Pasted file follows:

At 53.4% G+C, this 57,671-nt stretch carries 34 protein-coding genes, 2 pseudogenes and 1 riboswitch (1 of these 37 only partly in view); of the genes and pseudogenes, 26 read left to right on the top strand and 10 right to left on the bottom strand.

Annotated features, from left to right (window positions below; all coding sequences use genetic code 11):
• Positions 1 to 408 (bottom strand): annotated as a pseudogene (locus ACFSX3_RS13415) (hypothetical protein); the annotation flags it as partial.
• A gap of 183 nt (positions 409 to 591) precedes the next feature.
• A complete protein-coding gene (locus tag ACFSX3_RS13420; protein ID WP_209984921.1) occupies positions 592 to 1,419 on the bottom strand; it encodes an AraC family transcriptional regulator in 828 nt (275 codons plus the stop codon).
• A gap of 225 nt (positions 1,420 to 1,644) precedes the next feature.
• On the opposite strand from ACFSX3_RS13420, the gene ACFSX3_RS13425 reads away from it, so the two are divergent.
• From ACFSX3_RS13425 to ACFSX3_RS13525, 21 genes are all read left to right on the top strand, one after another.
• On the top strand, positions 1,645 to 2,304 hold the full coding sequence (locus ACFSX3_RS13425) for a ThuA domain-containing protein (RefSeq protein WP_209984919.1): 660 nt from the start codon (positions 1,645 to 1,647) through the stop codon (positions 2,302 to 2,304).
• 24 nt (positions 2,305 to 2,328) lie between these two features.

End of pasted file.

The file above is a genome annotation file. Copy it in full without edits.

At 53.4% G+C, this 57,671-nt stretch carries 34 protein-coding genes, 2 pseudogenes and 1 riboswitch (1 of these 37 only partly in view); of the genes and pseudogenes, 26 read left to right on the top strand and 10 right to left on the bottom strand.

Annotated features, from left to right (window positions below; all coding sequences use genetic code 11):
• Positions 1 to 408 (bottom strand): annotated as a pseudogene (locus ACFSX3_RS13415) (hypothetical protein); the annotation flags it as partial.
• A gap of 183 nt (positions 409 to 591) precedes the next feature.
• A complete protein-coding gene (locus tag ACFSX3_RS13420; protein ID WP_209984921.1) occupies positions 592 to 1,419 on the bottom strand; it encodes an AraC family transcriptional regulator in 828 nt (275 codons plus the stop codon).
• A gap of 225 nt (positions 1,420 to 1,644) precedes the next feature.
• On the opposite strand from ACFSX3_RS13420, the gene ACFSX3_RS13425 reads away from it, so the two are divergent.
• From ACFSX3_RS13425 to ACFSX3_RS13525, 21 genes are all read left to right on the top strand, one after another.
• On the top strand, positions 1,645 to 2,304 hold the full coding sequence (locus ACFSX3_RS13425) for a ThuA domain-containing protein (RefSeq protein WP_209984919.1): 660 nt from the start codon (positions 1,645 to 1,647) through the stop codon (positions 2,302 to 2,304).
• 24 nt (positions 2,305 to 2,328) lie between these two features.